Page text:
Do we really know the true expense of the Levitt Pavilion? (H/T-WP)

Thanks for Warren for finding this article from 2015 outlining what the Levitt Foundation will contribute to a project in Dayton;

Levitt would contribute 10 percent of the construction costs, or up to $500,000, followed by half the operating costs the first year. The annual contribution would decline thereafter. It’s hoped the pavilion could open as soon as July 2017.

Operating a Levitt pavilion costs about $500,000 annually. The foundation provides $500,000 in seed funding for construction and capital expenses and support resources. The foundation said it provides $1 million in the first five years of the pavilion’s operation.

After that, the foundation will provide about $150,000 annually in ongoing operational support to a nonprofit group formed to oversee the venue.

This is what has often puzzled me about the promises of the Levitt Foundation. Fifty Free ‘Professional’ concerts within basically a 4 month time period. Forget about the time frame in how you are going to get that many acts packed into that time frame, or that you are going to get 50 ‘professional’ acts to come to Sioux Falls to play, for a moment, let’s pretend that is achievable.

The bigger question is how is this going to be paid for? Remember, these are free concerts, similar to JazzFest. While I have a rough idea what JazzFest costs to put on, you have to remember, besides sponsors, advertisers, vendors, and the city chipping in services, the majority of the event if paid for by beer sales. Will Levitt have adult beverage sales at concerts? Will vendors have to pay a fee to sell their goods? I just don’t know how we are going to be able to maintain such a high level of concerts at the Levitt without digging into the city budget and having a major subsidy each year.

Something the city council needs to chew on before going full boar on this.



5 comments ↓

#1 Scott on 01.03.17 at 5:59 pm

I tried to do some research on this when it was first announced. I just wanted to know what they consider a “professional” act, as some people were expecting this to mean big name outdoor shows (and I knew better). So I looked up their facilities in other cities. What I found was sort of bizarre. Levitt seems to believe they are the star. I could find all kinds of info about how great their company is, or how wonderful their facilities are. But outside of the broad “includes many Grammy winners” I couldn’t find the name of one act that has played in that particular city’s venue. I’m sure somebody will now find more info than I did, but I think it’s safe to say that there won’t be much money spent on the performers.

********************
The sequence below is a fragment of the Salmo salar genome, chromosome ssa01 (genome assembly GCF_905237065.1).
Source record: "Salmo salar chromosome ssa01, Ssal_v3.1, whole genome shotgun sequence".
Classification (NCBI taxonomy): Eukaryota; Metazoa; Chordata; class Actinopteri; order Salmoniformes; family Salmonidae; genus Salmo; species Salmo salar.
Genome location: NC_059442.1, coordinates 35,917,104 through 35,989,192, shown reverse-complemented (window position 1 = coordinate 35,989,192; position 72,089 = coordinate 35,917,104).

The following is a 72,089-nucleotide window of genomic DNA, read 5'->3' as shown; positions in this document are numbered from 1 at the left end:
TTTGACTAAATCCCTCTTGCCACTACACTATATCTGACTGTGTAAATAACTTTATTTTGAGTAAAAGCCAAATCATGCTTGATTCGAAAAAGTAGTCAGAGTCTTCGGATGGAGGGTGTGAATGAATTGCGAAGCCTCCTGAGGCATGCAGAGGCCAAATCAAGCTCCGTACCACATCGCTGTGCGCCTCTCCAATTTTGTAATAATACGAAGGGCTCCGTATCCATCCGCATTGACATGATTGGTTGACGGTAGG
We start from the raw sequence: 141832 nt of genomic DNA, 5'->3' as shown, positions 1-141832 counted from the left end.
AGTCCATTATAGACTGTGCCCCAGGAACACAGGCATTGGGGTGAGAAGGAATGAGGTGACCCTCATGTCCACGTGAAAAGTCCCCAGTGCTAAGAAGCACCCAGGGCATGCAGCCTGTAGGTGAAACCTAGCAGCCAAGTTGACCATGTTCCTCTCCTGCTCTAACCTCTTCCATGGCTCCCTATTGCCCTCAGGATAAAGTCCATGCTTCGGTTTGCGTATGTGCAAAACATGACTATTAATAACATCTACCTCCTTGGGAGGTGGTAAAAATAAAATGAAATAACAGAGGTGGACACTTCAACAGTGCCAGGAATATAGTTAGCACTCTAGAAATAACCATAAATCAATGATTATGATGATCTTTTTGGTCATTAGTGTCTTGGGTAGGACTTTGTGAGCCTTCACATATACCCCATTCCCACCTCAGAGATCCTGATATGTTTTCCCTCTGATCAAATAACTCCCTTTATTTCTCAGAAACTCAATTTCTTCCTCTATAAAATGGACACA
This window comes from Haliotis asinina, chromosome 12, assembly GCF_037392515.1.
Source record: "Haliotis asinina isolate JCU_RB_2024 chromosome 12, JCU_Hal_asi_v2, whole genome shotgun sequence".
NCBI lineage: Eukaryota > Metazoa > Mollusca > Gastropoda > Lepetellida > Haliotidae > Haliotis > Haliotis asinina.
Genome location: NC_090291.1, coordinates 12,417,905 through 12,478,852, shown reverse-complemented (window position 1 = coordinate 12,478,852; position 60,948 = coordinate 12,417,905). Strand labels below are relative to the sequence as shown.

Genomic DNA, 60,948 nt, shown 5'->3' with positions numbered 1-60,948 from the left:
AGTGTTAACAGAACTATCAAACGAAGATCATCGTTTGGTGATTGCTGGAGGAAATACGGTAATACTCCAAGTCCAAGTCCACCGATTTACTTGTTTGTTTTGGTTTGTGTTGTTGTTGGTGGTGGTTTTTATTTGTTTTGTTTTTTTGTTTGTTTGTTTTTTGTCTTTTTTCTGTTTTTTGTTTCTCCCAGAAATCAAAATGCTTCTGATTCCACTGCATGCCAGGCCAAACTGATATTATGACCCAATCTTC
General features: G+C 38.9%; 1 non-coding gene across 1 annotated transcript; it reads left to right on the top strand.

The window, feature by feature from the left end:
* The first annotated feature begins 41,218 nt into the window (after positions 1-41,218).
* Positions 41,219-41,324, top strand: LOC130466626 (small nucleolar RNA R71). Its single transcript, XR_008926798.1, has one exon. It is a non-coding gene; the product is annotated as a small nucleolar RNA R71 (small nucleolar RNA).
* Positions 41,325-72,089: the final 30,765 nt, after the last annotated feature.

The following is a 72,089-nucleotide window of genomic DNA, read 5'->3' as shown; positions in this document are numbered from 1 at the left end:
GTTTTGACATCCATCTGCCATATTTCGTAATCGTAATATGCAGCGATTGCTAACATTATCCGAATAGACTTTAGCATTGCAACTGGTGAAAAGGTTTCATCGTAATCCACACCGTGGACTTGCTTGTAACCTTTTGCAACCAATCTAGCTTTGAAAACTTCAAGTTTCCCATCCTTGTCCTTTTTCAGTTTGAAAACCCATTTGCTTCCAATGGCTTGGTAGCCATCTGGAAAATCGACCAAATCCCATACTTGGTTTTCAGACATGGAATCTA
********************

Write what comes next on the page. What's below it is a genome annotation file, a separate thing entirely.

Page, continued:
#2 l3wis on 01.03.17 at 6:11 pm

Exactly. If you do the rough math, they figure a budget of $500,000 a year which would come to about $10,000 per concert, which could feasibly bring in a professional act, but not a Grammy winner.

But my bigger concern is how the Levitt Foundation drops off their sponsorships over a period of time. I think if they serve adult beverages at the events it would help to offset costs. But Bob’s Icee’s and Cotton Candy are not going to bring in a lot of dough.

#3 Bruce on 01.04.17 at 8:00 am

For this we should allow the city to give them the Park Department building after they move out? Sell the building to encourage commerce.

#4 Warren Phear on 01.04.17 at 10:25 am

The levitt pavilion story is interesting to me. It has been my experience in SF, nothing in the entertainment industry is free. You see a free admittance sign in SF, then buyer beware. You are about to enter a venue where no food or drink may enter, and then you are held captive to $2 water, $5 to $8 beers, and $2 an ounce finger food.

If you google “levitt pavilion faq”, you can see how other cities treat the question of outside food and beverages. Most allow it. Will NEVER be that way here. This town is all about beer sales revenue.

Which leads to another interesting point. 95% of the people in SF and the surrounding area are subject to stagnated wages. Entertainment dollars can be stretched only so many times. If I attend, lets say, just ten of the fifty “free” concerts, how likely is it I will also go to jazzfest? The denny? The district? Hot Harley Nites? Summer Nites? First Friday? Or any of the other of hundreds of entertainment spectacles this town has to offer? Remember, our entertainment dollars can only be spent one venue at a time. Saturation overkill will end it all , and render places like the denny and levit and huge drains on the taxpayer.

#5 Blasphemo on 01.04.17 at 1:08 pm

I also wonder if Levitt Foundation corps d’élite visited Falls Park West when the scent of eau de Morrells was engulfing the area. I’ve taken out-of-town visitors to Falls Park, and they think it’s pretty… but ask “What’s that SMELL??!!!”. It is what it is, and won’t likely be eliminated any time soon. But, for an outdoor event venue that’s scheduled for an event every 2-3 days during a 4-month period, there will be many occasions when that odor settles over the area. While the “improvement” to Falls Park West is desirable, it seems like a short-sighted choice for regular outdoor events given this air quality issue. Who wants to purposefully gravitate to spend time in that aroma?

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